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Black in 'Red Zone', White in'Green Zone' | Climate Change Causes Racial Discrimination

The New York Times displayed the temperature of each region in Richmond, Virginia, USA in color on the 24th (local time). The'green zone' is cooler, but the'red zone' is hotter. (New York Times screen capture)

In the Gilpin area of ​​Richmond, Virginia, the average summer temperature is 2.7 degrees higher than the surrounding area. In summer, concrete radiates heat into the streets, and green space is hardly found. This area is also a typical black settlement. Of the 2600 total population, blacks account for 96.1% and whites account for only 0.8%. Black people mostly live in cheap public rental housing that lacks air conditioning.

The New York Times reported that in 108 cities such as Baltimore, Dallas, Denver, Miami, Portland and New York, as well as Richmond, summer temperatures in poor or non-white neighborhoods average 2.6 degrees higher than those in rich white neighborhoods Reported high. Unlike white dwellings called "green zones," black dwellings named "red zones" have fewer green spaces or parks, and pavements with low insulation effect are used for roads.

Gilpin resident Sparkle Veronica Taylor left the house with two children. "I had to walk 30 minutes across Richmond to a park in a rich neighborhood to get away from the heat and provide a play area for the children." Taylor said, "When I get to the park because I'm exhausted, I'm shocked to see how green the space is."

In Richmond, the heat of over 32.2 degrees lasts an average of 43 days. It is estimated that the hot period will double by 2089. In the United States, heat kills 12,000 people a year. Patients with cardiac arrest and respiratory diseases such as asthma can increase. Every 1 degree rise in temperature during a heat wave increases the risk of death by 2.5%. However, global warming does not come equally from region to region. The people who are carried to a nearby emergency room with a fever are mostly black people living in the "red zone."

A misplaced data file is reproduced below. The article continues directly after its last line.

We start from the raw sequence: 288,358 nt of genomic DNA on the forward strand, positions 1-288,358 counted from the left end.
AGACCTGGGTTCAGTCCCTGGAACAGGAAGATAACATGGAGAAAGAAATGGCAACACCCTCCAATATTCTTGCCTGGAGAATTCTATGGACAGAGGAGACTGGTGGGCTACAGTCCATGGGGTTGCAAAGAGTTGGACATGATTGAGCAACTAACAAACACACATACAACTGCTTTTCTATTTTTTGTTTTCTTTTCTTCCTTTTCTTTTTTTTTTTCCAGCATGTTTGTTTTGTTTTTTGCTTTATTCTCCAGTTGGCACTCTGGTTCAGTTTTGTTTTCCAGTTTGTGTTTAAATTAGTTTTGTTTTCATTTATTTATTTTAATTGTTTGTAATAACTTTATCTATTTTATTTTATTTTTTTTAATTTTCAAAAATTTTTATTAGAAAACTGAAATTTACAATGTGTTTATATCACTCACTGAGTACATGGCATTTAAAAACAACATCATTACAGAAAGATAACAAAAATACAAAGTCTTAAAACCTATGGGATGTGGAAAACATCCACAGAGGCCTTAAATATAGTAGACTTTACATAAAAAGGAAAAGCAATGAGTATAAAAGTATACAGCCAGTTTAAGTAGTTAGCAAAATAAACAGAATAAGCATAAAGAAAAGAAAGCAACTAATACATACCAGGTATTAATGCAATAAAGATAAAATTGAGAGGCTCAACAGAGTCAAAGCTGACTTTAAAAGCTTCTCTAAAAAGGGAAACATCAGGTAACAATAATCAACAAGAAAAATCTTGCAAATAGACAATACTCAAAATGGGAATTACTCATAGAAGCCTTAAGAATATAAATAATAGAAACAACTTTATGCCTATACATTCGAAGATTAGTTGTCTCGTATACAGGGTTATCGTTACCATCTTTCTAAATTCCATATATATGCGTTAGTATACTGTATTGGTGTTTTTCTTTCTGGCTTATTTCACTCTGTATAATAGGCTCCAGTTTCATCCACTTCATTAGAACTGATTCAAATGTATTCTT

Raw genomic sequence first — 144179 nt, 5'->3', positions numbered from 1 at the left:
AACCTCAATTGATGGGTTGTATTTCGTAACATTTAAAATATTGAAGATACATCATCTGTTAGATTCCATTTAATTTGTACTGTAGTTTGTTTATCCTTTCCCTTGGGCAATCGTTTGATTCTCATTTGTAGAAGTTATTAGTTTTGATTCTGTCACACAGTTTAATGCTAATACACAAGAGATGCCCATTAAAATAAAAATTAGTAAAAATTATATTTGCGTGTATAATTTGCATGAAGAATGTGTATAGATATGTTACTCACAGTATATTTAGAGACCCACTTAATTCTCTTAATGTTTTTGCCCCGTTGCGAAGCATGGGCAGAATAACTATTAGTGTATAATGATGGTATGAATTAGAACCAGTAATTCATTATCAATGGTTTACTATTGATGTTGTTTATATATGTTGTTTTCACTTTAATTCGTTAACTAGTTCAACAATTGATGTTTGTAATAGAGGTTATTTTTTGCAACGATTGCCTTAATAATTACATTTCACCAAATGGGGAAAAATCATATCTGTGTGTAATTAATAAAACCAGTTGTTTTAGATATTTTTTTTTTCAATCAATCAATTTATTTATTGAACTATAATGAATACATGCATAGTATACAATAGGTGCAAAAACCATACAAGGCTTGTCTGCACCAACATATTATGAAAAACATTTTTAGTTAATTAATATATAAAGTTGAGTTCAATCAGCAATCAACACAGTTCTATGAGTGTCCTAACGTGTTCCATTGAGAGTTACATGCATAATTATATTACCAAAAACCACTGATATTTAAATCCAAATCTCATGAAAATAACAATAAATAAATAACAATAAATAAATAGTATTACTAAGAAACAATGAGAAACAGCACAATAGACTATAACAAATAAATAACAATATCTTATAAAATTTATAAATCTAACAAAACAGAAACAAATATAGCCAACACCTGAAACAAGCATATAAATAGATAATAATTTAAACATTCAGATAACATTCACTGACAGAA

“Best” for whites and “Dangerous” for blacks

In the 1930s, the U.S. government implemented an aggressive racist policy, separating black and white settlements. While evaluating the living environment as a 4th grade, white dwellings were rated “best” and black dwellings were rated “dangerous”. At the time, the Richmond appraisal was sub-rated for certain areas because “black families sometimes walk around.” Some areas were downgraded because "the school for white children is in Black District 8, and black people pass by."

Blacks rated “risk” have been discriminated against by paying higher interest rates than whites in mortgage and credit loans. In 2017, 71.9% of whites bought a house, but only 41.8% of blacks had a house. The gap between black and white housing ownership widened from 28.1% in 2010 to 30.1% in 2017. The housing gap has also widened. The whites had the power to lobby the city government for tree-lined walkways and parks. The black section was slumbed. Explicit discrimination against black dwellings was banned by law only in the 1970s, but the distinction between "red zone" and "green zone" still persists for decades.

In Richmond, in particular, a highway built in 1958 stretched through the center. Thousands of black houses were demolished as the state built highways against residents. The remaining gilpin blacks were isolated. Community health official Cherel Thompson said Gilpin residents have higher rates of asthma, diabetes and blood pressure than other regions, and they are drinking smoke from nearby highways. "There are no hospitals or grocery stores near Gilpin, and there are no stores selling fresh produce."


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